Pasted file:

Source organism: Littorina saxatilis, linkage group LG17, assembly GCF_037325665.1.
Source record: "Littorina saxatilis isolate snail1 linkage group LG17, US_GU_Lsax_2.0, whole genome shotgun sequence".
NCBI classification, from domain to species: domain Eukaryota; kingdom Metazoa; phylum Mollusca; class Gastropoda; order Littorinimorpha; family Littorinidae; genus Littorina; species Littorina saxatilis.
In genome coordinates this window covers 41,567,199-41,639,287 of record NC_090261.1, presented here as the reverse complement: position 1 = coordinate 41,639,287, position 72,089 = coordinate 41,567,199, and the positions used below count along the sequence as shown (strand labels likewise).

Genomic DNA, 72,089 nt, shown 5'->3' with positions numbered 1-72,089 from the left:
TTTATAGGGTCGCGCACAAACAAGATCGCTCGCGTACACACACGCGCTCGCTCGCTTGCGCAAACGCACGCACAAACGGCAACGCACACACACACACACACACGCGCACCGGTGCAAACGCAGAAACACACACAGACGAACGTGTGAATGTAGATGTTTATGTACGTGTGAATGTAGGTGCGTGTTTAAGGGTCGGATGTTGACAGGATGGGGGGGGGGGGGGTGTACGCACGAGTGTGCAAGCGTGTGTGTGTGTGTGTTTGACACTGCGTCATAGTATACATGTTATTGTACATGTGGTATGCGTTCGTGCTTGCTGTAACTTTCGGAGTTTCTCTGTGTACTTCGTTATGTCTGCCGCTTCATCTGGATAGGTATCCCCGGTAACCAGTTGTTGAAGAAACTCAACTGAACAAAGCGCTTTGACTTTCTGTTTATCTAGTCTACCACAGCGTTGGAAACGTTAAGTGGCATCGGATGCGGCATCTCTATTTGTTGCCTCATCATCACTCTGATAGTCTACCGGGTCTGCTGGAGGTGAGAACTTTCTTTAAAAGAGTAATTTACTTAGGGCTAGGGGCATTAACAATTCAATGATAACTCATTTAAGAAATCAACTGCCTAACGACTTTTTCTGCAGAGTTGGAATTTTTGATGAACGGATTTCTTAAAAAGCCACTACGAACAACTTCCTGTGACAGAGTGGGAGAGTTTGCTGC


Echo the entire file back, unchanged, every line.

Source organism: Littorina saxatilis, linkage group LG17, assembly GCF_037325665.1.
Source record: "Littorina saxatilis isolate snail1 linkage group LG17, US_GU_Lsax_2.0, whole genome shotgun sequence".
NCBI classification, from domain to species: domain Eukaryota; kingdom Metazoa; phylum Mollusca; class Gastropoda; order Littorinimorpha; family Littorinidae; genus Littorina; species Littorina saxatilis.
In genome coordinates this window covers 41,567,199-41,639,287 of record NC_090261.1, presented here as the reverse complement: position 1 = coordinate 41,639,287, position 72,089 = coordinate 41,567,199, and the positions used below count along the sequence as shown (strand labels likewise).

Genomic DNA, 72,089 nt, shown 5'->3' with positions numbered 1-72,089 from the left:
TTTATAGGGTCGCGCACAAACAAGATCGCTCGCGTACACACACGCGCTCGCTCGCTTGCGCAAACGCACGCACAAACGGCAACGCACACACACACACACACACGCGCACCGGTGCAAACGCAGAAACACACACAGACGAACGTGTGAATGTAGATGTTTATGTACGTGTGAATGTAGGTGCGTGTTTAAGGGTCGGATGTTGACAGGATGGGGGGGGGGGGGGTGTACGCACGAGTGTGCAAGCGTGTGTGTGTGTGTGTTTGACACTGCGTCATAGTATACATGTTATTGTACATGTGGTATGCGTTCGTGCTTGCTGTAACTTTCGGAGTTTCTCTGTGTACTTCGTTATGTCTGCCGCTTCATCTGGATAGGTATCCCCGGTAACCAGTTGTTGAAGAAACTCAACTGAACAAAGCGCTTTGACTTTCTGTTTATCTAGTCTACCACAGCGTTGGAAACGTTAAGTGGCATCGGATGCGGCATCTCTATTTGTTGCCTCATCATCACTCTGATAGTCTACCGGGTCTGCTGGAGGTGAGAACTTTCTTTAAAAGAGTAATTTACTTAGGGCTAGGGGCATTAACAATTCAATGATAACTCATTTAAGAAATCAACTGCCTAACGACTTTTTCTGCAGAGTTGGAATTTTTGATGAACGGATTTCTTAAAAAGCCACTACGAACAACTTCCTGTGACAGAGTGGGAGAGTTTGCTGC